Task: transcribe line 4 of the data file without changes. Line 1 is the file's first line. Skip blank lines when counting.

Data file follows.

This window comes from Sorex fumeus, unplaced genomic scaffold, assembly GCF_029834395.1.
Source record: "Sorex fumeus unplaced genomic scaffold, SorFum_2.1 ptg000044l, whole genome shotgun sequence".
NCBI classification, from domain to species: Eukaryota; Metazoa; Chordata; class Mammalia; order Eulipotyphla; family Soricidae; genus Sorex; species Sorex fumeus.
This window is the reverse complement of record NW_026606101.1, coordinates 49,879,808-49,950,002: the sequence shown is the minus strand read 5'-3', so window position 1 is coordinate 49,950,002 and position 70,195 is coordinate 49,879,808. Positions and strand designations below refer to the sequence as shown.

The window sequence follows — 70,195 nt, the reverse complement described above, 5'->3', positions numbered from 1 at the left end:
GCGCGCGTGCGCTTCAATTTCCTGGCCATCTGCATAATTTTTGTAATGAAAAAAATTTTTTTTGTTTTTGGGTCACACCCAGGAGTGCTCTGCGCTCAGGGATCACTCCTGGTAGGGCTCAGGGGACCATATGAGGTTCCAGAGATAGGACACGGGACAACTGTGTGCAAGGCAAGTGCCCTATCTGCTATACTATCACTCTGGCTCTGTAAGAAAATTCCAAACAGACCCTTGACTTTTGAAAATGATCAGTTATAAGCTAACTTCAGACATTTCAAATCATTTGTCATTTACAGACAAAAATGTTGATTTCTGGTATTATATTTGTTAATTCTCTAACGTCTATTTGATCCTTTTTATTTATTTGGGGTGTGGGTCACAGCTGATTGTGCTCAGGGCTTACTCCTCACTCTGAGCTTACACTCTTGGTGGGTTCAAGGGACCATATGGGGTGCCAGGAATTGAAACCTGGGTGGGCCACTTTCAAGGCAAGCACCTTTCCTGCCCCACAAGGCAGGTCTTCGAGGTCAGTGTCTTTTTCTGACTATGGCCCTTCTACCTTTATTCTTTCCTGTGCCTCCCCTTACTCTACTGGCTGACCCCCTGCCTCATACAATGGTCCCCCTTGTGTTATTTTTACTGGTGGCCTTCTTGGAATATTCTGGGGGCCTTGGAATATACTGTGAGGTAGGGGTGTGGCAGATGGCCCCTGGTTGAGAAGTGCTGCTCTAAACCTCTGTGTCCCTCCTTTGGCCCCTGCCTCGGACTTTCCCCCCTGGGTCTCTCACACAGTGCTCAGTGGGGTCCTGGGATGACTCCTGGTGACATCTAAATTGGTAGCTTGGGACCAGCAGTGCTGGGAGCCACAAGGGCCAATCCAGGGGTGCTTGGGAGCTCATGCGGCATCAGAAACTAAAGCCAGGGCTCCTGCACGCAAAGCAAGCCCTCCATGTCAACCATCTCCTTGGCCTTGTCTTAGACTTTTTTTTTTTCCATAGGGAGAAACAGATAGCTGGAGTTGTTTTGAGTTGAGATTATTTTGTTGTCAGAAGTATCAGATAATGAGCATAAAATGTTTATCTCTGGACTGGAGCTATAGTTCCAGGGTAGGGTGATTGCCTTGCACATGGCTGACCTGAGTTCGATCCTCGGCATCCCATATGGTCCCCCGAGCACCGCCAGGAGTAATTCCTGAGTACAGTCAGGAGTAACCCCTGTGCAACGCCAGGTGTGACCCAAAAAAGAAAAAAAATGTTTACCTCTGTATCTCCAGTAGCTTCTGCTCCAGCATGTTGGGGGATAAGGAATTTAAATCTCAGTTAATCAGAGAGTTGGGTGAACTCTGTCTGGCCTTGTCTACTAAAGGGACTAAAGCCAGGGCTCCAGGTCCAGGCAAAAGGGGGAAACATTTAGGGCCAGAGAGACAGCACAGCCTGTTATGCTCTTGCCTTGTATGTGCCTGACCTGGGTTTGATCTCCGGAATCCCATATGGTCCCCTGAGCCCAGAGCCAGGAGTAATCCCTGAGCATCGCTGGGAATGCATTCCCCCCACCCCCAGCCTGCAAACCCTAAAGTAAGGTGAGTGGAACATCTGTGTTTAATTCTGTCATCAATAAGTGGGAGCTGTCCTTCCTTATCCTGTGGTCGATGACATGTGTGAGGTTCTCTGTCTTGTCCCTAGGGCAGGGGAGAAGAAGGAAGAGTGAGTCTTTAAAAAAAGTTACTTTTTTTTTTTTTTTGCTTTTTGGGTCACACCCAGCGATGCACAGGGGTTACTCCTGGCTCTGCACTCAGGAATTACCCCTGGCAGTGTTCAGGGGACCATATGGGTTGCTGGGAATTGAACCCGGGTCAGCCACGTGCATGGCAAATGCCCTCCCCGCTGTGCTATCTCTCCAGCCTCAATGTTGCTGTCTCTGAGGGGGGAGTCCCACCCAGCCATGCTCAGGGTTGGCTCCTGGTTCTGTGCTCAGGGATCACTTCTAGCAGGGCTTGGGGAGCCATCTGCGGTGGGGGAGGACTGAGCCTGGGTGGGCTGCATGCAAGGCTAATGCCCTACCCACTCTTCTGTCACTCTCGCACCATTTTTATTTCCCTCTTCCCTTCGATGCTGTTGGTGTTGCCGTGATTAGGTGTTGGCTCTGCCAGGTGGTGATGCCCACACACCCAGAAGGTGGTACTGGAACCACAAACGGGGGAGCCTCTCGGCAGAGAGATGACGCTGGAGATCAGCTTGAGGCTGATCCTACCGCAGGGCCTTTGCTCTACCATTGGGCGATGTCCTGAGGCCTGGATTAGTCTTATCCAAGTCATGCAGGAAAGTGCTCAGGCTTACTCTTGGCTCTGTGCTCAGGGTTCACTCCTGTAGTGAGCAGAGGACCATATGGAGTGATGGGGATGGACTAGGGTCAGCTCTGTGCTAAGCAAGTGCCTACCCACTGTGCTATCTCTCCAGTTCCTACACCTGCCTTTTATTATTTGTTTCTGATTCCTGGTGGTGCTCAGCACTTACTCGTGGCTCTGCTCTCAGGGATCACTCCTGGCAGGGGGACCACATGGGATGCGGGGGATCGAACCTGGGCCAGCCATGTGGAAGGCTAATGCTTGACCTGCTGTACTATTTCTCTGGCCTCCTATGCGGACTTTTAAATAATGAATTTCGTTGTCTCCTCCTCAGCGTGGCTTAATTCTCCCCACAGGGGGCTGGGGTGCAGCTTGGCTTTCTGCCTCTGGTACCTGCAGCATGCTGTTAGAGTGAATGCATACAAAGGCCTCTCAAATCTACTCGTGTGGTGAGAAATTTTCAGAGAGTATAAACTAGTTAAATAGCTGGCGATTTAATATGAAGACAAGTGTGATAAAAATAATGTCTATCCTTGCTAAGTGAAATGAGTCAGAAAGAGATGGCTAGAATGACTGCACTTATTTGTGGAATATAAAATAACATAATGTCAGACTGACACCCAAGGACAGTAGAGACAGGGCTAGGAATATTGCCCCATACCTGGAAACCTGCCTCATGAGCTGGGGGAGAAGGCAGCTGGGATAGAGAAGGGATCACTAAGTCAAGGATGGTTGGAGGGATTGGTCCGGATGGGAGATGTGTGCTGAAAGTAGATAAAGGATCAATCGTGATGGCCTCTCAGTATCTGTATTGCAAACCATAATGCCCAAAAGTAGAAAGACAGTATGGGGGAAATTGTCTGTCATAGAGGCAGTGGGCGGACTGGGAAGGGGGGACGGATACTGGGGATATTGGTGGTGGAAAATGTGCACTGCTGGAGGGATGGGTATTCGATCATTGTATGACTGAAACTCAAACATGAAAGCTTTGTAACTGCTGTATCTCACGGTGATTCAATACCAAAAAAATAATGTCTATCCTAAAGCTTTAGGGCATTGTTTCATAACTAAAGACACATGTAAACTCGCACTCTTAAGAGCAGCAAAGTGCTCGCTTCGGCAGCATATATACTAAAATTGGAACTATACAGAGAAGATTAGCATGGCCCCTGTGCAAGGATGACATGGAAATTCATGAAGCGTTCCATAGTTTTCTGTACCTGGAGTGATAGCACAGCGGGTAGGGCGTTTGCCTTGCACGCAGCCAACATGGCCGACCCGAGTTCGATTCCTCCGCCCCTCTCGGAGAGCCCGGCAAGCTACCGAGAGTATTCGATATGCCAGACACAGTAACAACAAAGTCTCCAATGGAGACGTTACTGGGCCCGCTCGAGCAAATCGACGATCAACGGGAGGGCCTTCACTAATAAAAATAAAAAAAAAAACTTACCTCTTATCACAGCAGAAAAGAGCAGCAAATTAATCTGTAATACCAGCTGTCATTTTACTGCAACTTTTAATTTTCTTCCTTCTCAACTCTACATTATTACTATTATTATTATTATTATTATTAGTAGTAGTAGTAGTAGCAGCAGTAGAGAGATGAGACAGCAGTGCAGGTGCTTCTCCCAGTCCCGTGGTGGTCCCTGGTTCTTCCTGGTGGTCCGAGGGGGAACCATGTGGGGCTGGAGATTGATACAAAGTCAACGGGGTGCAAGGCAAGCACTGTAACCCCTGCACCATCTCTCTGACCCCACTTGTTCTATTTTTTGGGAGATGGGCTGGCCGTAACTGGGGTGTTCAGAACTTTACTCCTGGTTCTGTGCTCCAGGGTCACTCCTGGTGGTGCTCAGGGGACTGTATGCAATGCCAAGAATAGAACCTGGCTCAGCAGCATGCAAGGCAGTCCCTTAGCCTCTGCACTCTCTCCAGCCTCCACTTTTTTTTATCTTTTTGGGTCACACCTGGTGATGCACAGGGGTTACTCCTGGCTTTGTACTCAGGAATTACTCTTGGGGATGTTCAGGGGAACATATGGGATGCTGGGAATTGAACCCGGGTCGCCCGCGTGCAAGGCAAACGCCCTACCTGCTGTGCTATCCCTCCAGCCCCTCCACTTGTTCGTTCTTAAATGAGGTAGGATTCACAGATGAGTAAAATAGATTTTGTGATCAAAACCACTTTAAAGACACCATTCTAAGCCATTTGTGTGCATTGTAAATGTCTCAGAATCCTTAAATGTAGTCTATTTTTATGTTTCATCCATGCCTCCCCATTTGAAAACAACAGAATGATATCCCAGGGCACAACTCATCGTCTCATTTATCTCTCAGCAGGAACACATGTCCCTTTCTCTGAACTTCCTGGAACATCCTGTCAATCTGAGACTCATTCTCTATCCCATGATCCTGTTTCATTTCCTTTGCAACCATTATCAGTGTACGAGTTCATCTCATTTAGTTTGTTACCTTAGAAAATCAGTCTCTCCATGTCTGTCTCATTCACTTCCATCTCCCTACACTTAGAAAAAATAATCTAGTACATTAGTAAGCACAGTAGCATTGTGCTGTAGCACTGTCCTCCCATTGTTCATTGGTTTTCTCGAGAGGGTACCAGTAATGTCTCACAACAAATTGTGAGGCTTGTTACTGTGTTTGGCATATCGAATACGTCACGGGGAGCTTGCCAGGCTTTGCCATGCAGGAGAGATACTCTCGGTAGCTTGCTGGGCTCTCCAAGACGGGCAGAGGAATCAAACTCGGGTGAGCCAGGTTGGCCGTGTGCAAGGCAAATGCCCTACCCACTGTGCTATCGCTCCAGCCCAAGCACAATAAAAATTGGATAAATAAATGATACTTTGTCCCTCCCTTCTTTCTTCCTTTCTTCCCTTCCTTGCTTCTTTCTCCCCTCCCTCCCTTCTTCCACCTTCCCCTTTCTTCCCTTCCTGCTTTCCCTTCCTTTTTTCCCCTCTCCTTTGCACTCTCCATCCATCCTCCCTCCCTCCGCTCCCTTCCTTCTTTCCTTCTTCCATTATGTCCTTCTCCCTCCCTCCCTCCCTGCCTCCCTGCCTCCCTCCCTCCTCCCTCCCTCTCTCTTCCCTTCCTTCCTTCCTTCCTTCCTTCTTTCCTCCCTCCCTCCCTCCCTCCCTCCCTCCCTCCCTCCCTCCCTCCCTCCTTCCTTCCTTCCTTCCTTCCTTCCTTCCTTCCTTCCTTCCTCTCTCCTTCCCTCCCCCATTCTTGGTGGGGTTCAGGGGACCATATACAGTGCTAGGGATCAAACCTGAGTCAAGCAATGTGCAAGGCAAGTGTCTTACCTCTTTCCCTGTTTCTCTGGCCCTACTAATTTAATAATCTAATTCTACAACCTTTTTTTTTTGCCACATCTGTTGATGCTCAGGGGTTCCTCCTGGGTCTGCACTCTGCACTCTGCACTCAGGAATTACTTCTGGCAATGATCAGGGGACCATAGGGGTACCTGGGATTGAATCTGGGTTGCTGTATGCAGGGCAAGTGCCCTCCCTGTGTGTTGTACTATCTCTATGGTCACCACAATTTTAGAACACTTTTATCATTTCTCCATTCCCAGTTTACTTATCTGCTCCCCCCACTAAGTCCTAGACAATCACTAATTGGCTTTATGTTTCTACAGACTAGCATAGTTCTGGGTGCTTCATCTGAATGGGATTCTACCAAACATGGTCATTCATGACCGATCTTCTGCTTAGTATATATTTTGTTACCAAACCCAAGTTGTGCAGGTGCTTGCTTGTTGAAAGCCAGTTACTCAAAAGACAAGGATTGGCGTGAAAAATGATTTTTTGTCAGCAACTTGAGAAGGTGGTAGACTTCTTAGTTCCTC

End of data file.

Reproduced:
This window is the reverse complement of record NW_026606101.1, coordinates 49,879,808-49,950,002: the sequence shown is the minus strand read 5'-3', so window position 1 is coordinate 49,950,002 and position 70,195 is coordinate 49,879,808. Positions and strand designations below refer to the sequence as shown.